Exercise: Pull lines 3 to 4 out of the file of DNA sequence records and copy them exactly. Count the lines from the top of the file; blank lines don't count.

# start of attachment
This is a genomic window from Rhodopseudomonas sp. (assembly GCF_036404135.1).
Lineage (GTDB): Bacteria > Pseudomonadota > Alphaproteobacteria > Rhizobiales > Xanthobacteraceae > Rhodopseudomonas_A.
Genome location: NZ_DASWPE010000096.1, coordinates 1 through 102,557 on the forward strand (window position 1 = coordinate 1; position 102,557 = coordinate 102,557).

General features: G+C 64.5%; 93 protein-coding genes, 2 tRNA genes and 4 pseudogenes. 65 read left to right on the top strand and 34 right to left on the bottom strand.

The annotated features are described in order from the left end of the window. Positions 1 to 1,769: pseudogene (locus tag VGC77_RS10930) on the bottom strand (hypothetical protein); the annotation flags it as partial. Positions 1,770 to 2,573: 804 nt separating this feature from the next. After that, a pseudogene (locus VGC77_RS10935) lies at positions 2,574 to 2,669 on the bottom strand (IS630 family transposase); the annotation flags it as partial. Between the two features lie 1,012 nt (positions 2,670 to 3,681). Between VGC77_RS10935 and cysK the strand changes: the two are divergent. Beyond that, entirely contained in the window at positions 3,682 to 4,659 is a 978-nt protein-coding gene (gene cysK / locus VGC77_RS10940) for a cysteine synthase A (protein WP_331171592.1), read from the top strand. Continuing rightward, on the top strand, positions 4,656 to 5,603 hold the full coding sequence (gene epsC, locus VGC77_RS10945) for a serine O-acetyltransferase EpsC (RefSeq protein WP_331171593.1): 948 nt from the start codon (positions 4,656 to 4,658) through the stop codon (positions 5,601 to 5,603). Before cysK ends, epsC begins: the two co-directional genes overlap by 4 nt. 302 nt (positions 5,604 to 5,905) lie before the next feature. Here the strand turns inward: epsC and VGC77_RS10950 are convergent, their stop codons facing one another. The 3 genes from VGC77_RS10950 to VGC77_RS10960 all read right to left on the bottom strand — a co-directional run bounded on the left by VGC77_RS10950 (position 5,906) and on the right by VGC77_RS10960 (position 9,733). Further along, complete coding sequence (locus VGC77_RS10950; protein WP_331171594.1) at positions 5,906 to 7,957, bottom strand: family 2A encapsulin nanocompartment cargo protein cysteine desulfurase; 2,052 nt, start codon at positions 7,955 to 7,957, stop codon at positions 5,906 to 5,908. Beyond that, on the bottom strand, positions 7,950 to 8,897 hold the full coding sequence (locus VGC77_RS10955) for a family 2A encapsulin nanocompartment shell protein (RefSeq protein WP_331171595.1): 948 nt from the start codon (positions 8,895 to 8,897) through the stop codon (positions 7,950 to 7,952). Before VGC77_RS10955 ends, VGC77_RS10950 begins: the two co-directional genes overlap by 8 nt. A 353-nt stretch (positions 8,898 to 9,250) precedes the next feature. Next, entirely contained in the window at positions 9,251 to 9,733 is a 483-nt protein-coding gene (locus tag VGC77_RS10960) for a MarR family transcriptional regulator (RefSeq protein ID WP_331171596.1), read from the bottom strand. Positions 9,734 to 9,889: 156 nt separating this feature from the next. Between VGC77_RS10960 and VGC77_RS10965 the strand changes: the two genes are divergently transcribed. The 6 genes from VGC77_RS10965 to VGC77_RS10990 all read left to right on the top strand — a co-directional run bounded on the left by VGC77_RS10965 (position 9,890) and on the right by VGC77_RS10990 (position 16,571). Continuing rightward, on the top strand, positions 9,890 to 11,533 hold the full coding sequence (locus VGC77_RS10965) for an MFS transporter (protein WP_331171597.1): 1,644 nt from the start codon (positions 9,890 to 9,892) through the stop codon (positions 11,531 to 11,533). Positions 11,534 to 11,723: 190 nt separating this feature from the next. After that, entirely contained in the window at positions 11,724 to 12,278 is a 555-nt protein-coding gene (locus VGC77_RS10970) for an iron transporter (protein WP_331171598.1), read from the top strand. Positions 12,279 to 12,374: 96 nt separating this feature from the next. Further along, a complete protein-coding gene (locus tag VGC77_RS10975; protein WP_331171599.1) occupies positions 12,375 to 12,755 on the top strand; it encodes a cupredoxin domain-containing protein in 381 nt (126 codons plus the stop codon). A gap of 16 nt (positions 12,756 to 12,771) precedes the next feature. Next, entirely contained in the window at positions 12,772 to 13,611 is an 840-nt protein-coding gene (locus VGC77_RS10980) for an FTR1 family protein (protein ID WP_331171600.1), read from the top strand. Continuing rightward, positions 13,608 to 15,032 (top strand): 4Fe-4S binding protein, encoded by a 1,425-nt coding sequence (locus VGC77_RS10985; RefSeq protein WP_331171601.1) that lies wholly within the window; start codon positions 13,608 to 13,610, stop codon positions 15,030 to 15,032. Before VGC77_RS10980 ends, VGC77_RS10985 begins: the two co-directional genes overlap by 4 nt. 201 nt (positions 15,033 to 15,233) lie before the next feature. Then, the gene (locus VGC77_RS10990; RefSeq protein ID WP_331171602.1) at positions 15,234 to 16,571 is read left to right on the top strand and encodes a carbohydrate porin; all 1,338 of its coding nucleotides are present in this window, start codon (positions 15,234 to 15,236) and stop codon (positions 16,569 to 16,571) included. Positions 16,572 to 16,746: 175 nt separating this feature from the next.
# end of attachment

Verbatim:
Genome location: NZ_DASWPE010000096.1, coordinates 1 through 102,557 on the forward strand (window position 1 = coordinate 1; position 102,557 = coordinate 102,557).

General features: G+C 64.5%; 93 protein-coding genes, 2 tRNA genes and 4 pseudogenes. 65 read left to right on the top strand and 34 right to left on the bottom strand.